Brand reputation in the retail sector has never been so important. Companies out of step with consumers’ expectations around compliance, ethics and values can expect to pay a price.
Brands – from the top down to frontline staff – need to be seen to be doing the right thing.
Don’t just take my word for it – it’s customers who are calling the shots. A recent Accenture Strategy global survey of 30,000 consumers found that “customers are no longer making decisions solely based on the stalwarts of product quality or price; they’re assessing what a brand says, what it does and what it stands for”.
According to the survey, customers are demanding “transparency and fair employment practices” from retailers. Among the areas under increasing consumer scrutiny are topics such as health and safety for staff, sustainability, and data protection.
Traditionally, this is where organisations across all business sectors have hit a problem. Often, compliance and ethics training is something that’s churned out, usually from a handbook or through classroom-style learning. Dull. Boring. Ineffective. It’s not inspiring your people, and if they’re not embracing the message, the message will be lost, opening the door to potentially reputation-wrecking mistakes.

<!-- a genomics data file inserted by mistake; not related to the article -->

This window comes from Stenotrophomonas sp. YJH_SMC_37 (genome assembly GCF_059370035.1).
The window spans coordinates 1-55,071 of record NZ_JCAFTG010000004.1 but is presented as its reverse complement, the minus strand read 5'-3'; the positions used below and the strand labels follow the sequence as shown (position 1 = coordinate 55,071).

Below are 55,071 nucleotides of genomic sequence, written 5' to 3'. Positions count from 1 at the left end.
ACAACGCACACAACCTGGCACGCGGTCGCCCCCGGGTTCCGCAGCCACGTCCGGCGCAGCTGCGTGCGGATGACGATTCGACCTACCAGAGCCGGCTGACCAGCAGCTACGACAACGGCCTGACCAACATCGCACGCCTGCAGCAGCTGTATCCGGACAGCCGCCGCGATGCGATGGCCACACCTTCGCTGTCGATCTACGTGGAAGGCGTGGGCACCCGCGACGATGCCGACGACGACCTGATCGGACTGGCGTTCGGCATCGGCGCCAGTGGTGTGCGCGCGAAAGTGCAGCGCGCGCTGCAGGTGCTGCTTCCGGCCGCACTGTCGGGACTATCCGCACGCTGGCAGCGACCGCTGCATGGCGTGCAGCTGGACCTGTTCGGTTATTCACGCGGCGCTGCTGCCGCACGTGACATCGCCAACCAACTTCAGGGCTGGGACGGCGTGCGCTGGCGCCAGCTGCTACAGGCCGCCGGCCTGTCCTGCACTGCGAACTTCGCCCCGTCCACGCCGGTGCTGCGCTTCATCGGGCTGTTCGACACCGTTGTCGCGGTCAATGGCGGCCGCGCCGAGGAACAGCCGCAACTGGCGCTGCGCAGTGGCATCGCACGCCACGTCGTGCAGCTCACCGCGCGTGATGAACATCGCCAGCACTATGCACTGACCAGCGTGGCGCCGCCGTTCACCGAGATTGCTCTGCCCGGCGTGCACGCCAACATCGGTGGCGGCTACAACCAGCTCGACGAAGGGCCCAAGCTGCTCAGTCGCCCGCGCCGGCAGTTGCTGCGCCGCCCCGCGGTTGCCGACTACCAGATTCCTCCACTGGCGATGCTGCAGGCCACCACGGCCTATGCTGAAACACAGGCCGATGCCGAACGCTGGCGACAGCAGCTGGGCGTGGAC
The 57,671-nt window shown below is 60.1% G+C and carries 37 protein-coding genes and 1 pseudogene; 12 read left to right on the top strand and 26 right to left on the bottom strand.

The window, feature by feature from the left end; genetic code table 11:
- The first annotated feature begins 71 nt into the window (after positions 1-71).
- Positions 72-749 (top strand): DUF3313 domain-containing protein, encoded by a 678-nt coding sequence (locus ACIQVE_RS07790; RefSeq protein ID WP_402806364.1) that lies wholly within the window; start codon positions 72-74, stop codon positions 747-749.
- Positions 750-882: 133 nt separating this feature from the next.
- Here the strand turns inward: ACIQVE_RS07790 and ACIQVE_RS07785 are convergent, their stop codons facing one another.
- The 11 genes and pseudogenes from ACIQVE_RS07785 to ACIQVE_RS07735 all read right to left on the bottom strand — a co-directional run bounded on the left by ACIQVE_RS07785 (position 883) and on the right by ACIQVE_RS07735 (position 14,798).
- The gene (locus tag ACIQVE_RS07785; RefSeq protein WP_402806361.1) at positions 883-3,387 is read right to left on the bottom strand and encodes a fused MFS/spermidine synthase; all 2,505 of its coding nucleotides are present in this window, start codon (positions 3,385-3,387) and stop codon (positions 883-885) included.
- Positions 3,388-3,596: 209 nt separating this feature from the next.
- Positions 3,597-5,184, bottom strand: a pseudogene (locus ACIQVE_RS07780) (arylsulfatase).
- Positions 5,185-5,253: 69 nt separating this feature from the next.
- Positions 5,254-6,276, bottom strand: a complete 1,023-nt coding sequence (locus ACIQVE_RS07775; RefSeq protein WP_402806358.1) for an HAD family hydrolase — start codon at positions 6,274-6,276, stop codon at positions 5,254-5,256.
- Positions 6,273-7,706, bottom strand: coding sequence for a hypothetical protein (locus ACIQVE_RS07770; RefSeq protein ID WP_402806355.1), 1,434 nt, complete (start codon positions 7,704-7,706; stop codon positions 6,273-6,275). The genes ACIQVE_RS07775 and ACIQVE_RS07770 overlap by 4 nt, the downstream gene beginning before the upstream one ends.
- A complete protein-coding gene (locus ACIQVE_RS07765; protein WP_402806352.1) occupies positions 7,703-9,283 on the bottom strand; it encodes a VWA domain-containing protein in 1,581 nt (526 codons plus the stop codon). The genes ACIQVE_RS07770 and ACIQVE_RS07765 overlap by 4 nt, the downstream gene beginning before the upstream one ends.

But it doesn’t have to be that way. At Sponge, we recommend retailers focus on these five must-have ingredients to ensure that compliance and ethics training inspires – and protects.
The first step is to deliver learning that employees want to do. Some retailers have already recognised the need for more people-centred compliance training by introducing digital learning. One option to consider is an engaging learning game. A game uses repeat practice and forces employees to make decisions – important for effective learning.
Sponge created an off-the-shelf game specifically for GDPR, targeting employees across industry sectors who needed a grounding in the new data protection rules. Online bathroom retailer, soak.com, are among the companies that have used it across the business. Learning and Development Manager at soak.com, Lara-Marie Rivers, said: “The fun, yet informative, nature of the game meant that colleagues were able to take in the key points of the training, whilst having fun at the same time.”
Easy to use
The learning should fit in with when people have time to do it, to minimise workplace disruption and so they can actually complete it.
A good example of this is Tesco’s award-winning compliance training, Learning Leap, in which bite-size modules embedded good compliance behaviours in employees’ daily work. The global roll-out to thousands of staff achieved unprecedented levels of engagement. Regulatory, Ethics & Compliance Director at Tesco, David Ward, said: “During a four-week period, we were able to successfully train thousands of staff members, which helps us to safeguard our reputation and protect the interests of our customers.”